Published: Tue, August 14, 2018
Markets | By Jeffery Armstrong

Turkey says Trump tariff move will harm ties, vows retaliation

Turkey says Trump tariff move will harm ties, vows retaliation

Turkish President Recep Tayyip Erdogan says his country will continue to grow despite what he described as an "attack" on the Turkish lira.

Erdogan on Friday appealed for calm and called on people to change foreign money into local lira. On Thursday Ergodan said Turkey will withstand the economic pressure. The officials provided the information only on condition of anonymity according to protocol.

Turkey is home to the Incirlik air base which is used by USA forces in the Middle East, it host to a Key part of the Western alliance's missile defense system again Iran. Russian Federation is also building a nuclear power plant.

Turkey on Friday warned a move announced by US President Donald Trump to double steel and aluminium tariffs on the country would harm ties, vowing retaliation against a measure it said was against WTO rules.

The additional U.S. tariffs on steel imports from Turkey announced on August 10 will take effect today (August 13), said a report.

Treasury and Finance Minister Berat Albayrak on Friday also vowed sustainable and healthy economic growth as well as "strong struggle" against inflation, which now stands at close to 16 percent.

European bank 'remains committed' to Turkey

There would be a transformation in the finance ministry with regards to taxation, he said.

That is unlikely to mollify investors who are also anxious by a growing dispute with the United States.

"President Trump's refusal to accommodate Turkey is a remarkable departure from previous policy practices", said Jack Ablin, chief investment officer at Cresset Wealth Advisors, who added that he would be gauging the extent of a spillover into other emerging markets and European banks.

Turkey will adopt a new economic approach under its executive presidency, one that will be decisive, sustainable and based on a "strategic mentality", Treasury and Finance Minister Berat Albayrak said on Friday.

Turkey, a North Atlantic Treaty Organisation ally, put him on trial for espionage and terror-related charges linked to a failed coup attempt in the country two years ago.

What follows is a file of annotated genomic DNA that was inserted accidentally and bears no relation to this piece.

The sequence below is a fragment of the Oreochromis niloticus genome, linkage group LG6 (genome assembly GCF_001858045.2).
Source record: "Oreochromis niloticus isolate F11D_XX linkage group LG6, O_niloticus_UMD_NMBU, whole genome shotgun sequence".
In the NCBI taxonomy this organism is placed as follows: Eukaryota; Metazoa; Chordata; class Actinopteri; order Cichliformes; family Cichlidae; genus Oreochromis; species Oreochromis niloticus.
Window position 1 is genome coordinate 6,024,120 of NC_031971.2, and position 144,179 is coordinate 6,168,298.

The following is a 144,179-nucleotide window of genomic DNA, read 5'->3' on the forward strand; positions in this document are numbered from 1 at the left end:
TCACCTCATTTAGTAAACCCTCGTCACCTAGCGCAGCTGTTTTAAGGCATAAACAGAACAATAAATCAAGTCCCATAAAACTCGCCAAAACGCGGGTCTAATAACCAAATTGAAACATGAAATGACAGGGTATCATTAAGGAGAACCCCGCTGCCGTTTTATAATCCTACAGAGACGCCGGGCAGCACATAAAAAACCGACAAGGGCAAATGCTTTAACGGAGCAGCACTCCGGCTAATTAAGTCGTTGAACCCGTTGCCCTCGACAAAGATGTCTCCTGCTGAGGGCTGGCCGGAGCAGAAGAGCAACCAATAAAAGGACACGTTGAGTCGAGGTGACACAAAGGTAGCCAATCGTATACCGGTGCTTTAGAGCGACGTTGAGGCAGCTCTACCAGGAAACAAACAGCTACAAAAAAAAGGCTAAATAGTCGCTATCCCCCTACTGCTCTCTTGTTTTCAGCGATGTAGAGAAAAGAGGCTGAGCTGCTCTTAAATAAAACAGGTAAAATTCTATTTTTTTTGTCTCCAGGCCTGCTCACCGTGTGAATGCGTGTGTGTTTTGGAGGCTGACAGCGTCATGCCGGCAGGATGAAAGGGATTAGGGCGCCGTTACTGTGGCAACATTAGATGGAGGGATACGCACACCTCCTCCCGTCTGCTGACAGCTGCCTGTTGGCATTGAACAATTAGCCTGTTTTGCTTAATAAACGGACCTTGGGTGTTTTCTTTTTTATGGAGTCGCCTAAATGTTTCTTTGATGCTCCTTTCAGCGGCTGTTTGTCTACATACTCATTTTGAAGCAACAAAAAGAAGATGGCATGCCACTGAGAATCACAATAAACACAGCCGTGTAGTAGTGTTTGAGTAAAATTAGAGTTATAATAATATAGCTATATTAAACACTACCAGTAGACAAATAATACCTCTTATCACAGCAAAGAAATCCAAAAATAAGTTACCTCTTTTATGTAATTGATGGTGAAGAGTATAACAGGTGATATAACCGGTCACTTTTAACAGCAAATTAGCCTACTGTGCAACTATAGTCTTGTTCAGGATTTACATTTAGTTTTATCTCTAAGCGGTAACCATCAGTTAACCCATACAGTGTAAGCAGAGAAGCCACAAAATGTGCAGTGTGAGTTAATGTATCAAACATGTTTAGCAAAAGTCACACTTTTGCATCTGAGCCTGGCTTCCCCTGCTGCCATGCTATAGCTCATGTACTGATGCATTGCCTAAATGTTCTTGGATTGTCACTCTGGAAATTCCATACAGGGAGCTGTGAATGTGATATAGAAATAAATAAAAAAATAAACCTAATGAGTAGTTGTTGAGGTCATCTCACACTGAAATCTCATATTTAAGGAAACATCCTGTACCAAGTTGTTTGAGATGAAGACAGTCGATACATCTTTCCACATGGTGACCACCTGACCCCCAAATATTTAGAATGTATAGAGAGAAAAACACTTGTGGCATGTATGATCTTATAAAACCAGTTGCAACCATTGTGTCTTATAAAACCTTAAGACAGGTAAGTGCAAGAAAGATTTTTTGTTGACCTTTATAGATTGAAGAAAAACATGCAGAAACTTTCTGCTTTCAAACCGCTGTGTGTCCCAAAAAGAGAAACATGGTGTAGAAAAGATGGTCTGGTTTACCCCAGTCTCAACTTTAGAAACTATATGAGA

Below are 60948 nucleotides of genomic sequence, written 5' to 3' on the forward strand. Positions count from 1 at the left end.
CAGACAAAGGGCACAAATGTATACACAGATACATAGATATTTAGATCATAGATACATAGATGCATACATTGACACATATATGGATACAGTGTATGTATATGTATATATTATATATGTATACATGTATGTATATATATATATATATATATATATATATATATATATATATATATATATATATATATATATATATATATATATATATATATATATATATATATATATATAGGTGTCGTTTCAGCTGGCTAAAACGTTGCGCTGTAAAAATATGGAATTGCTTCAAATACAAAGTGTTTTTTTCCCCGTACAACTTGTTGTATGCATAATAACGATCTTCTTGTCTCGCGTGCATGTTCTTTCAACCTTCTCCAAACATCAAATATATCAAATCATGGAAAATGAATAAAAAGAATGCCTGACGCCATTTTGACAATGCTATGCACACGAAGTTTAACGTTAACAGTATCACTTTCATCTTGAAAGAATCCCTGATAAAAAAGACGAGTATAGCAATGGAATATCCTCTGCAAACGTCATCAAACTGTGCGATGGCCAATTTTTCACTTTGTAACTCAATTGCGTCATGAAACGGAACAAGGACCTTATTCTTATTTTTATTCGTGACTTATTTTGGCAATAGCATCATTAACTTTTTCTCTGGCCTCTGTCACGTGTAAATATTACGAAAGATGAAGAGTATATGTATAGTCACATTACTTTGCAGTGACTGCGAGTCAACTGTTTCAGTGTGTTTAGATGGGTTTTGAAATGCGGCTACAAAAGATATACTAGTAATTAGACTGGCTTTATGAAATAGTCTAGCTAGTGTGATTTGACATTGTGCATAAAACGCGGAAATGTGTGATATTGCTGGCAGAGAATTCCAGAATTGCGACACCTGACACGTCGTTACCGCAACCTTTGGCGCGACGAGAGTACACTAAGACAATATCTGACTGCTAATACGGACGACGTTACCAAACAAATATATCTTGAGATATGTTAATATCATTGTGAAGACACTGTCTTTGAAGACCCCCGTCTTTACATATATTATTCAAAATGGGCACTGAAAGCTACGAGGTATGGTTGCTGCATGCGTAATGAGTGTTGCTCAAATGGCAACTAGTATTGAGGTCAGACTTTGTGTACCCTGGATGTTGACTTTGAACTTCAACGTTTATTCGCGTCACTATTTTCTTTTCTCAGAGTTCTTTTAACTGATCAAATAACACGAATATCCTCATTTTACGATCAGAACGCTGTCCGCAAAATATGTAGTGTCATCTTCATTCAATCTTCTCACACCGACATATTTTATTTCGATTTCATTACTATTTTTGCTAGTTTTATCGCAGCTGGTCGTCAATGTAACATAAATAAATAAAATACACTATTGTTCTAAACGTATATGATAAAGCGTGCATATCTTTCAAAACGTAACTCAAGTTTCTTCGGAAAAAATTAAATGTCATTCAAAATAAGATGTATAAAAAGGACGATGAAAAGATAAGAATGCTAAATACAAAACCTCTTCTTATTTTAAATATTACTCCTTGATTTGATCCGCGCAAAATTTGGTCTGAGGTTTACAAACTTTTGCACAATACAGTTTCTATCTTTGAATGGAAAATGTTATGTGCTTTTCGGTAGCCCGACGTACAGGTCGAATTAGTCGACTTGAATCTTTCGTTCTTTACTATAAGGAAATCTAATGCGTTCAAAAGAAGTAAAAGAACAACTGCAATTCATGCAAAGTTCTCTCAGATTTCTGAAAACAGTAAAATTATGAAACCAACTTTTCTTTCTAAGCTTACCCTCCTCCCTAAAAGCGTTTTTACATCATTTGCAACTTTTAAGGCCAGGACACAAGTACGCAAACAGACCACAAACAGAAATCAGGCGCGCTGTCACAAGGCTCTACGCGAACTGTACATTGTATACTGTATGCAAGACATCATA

The lira dropped by over 11 percent in value in one day on Friday morning to almost six lira per dollar.

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"If you have dollars, euros or gold under your pillow, go to banks to exchange them for the Turkish lira. This is a domestic and national struggle". This will be my people's response to those who have waged an economic war against us'.

As he spoke, the lira fell further - adding to worries about the country's financial stability.

Presenting the government's new economic model, he said the next steps of rebalancing would entail lowering the current account deficit and improving trust.

Internal political turmoil, soaring inflation and a burgeoning conflict with Trump over a jailed American pastor combined to destroy confidence in the Turkish lira, which lost 20 percent of its value against the dollar at one point Friday, dropping it to a record low.

"The US runs the risk of losing Turkey as a whole".

A doubling of steel and aluminum tariffs on imports of the metals from Turkey, affect steel trade flows more than aluminum. But he said that the possible losses seem "too small to cause a significant eurozone crisis".

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The euro's fall comes as investors try to come to grips with how big a threat the troubles in Turkey might pose for the currency union. The shared currency sank as much as 1.2 percent to the weakest in more than a year after a Financial Times report that the European Central Bank raised concern about the region's banks' exposure to Turkey.

Turkey's woes also shook world markets, pushing down stock indexes.

The Turkish currency has plunged to an all-time low amid concerns over the president's economies policies persisted and as a dispute with the United States showed no sign of subsiding. The currency has fallen 66 percent since the start of the year.

Washington has demanded the pastor's release and last month imposed financial sanctions on two Turkish ministers.

In the speech broadcast by state-owned TRT Channel, Erdogan called lira's tumble a "currency plot", noting that "those who move the currency think that they can destroy Turkey".

As a result of the U.S. sanctions, any property or interest in property of both Turkish ministers within USA jurisdiction is blocked, and United States persons are generally prohibited from engaging in transactions with them.

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